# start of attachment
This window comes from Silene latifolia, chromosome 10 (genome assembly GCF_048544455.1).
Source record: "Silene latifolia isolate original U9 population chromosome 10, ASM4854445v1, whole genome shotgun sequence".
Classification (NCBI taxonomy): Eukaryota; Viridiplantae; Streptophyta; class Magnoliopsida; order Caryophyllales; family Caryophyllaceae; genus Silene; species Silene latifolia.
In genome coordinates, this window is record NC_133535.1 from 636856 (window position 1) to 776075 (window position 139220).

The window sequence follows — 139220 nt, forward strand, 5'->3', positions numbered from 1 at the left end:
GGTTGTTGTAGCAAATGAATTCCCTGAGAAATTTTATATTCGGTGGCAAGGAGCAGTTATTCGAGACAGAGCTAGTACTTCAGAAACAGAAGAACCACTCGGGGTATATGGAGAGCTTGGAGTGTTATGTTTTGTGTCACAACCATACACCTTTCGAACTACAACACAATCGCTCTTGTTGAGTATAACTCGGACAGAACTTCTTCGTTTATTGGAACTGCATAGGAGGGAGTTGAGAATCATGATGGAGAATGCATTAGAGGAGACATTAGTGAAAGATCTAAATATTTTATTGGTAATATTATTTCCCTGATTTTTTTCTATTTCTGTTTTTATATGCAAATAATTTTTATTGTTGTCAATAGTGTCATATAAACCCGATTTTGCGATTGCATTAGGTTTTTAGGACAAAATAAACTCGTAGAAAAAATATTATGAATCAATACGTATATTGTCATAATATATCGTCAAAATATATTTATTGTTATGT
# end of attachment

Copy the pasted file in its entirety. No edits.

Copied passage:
This window comes from Silene latifolia, chromosome 10 (genome assembly GCF_048544455.1).
Source record: "Silene latifolia isolate original U9 population chromosome 10, ASM4854445v1, whole genome shotgun sequence".
Classification (NCBI taxonomy): Eukaryota; Viridiplantae; Streptophyta; class Magnoliopsida; order Caryophyllales; family Caryophyllaceae; genus Silene; species Silene latifolia.
In genome coordinates, this window is record NC_133535.1 from 636856 (window position 1) to 776075 (window position 139220).

The window sequence follows — 139220 nt, forward strand, 5'->3', positions numbered from 1 at the left end:
GGTTGTTGTAGCAAATGAATTCCCTGAGAAATTTTATATTCGGTGGCAAGGAGCAGTTATTCGAGACAGAGCTAGTACTTCAGAAACAGAAGAACCACTCGGGGTATATGGAGAGCTTGGAGTGTTATGTTTTGTGTCACAACCATACACCTTTCGAACTACAACACAATCGCTCTTGTTGAGTATAACTCGGACAGAACTTCTTCGTTTATTGGAACTGCATAGGAGGGAGTTGAGAATCATGATGGAGAATGCATTAGAGGAGACATTAGTGAAAGATCTAAATATTTTATTGGTAATATTATTTCCCTGATTTTTTTCTATTTCTGTTTTTATATGCAAATAATTTTTATTGTTGTCAATAGTGTCATATAAACCCGATTTTGCGATTGCATTAGGTTTTTAGGACAAAATAAACTCGTAGAAAAAATATTATGAATCAATACGTATATTGTCATAATATATCGTCAAAATATATTTATTGTTATGT